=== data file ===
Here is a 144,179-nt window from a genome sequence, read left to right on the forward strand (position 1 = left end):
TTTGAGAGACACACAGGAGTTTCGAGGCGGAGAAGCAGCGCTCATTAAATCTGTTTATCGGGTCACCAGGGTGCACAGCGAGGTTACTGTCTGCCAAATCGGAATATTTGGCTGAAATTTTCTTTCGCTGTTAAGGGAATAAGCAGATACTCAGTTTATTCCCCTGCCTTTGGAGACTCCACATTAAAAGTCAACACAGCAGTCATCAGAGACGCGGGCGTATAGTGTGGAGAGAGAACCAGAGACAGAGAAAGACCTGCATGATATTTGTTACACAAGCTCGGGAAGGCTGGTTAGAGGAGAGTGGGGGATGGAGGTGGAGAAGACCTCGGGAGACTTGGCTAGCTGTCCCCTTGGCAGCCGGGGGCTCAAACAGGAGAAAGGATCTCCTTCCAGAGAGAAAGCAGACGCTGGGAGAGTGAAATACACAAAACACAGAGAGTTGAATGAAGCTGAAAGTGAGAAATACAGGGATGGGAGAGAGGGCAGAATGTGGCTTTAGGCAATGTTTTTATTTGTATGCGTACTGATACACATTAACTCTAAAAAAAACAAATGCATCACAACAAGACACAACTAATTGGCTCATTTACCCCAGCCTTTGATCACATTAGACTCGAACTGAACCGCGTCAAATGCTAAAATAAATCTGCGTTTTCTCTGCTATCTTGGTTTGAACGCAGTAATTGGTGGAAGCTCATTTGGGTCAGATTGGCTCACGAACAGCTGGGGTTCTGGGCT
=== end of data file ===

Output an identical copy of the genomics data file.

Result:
Here is a 144,179-nt window from a genome sequence, read left to right on the forward strand (position 1 = left end):
TTTGAGAGACACACAGGAGTTTCGAGGCGGAGAAGCAGCGCTCATTAAATCTGTTTATCGGGTCACCAGGGTGCACAGCGAGGTTACTGTCTGCCAAATCGGAATATTTGGCTGAAATTTTCTTTCGCTGTTAAGGGAATAAGCAGATACTCAGTTTATTCCCCTGCCTTTGGAGACTCCACATTAAAAGTCAACACAGCAGTCATCAGAGACGCGGGCGTATAGTGTGGAGAGAGAACCAGAGACAGAGAAAGACCTGCATGATATTTGTTACACAAGCTCGGGAAGGCTGGTTAGAGGAGAGTGGGGGATGGAGGTGGAGAAGACCTCGGGAGACTTGGCTAGCTGTCCCCTTGGCAGCCGGGGGCTCAAACAGGAGAAAGGATCTCCTTCCAGAGAGAAAGCAGACGCTGGGAGAGTGAAATACACAAAACACAGAGAGTTGAATGAAGCTGAAAGTGAGAAATACAGGGATGGGAGAGAGGGCAGAATGTGGCTTTAGGCAATGTTTTTATTTGTATGCGTACTGATACACATTAACTCTAAAAAAAACAAATGCATCACAACAAGACACAACTAATTGGCTCATTTACCCCAGCCTTTGATCACATTAGACTCGAACTGAACCGCGTCAAATGCTAAAATAAATCTGCGTTTTCTCTGCTATCTTGGTTTGAACGCAGTAATTGGTGGAAGCTCATTTGGGTCAGATTGGCTCACGAACAGCTGGGGTTCTGGGCT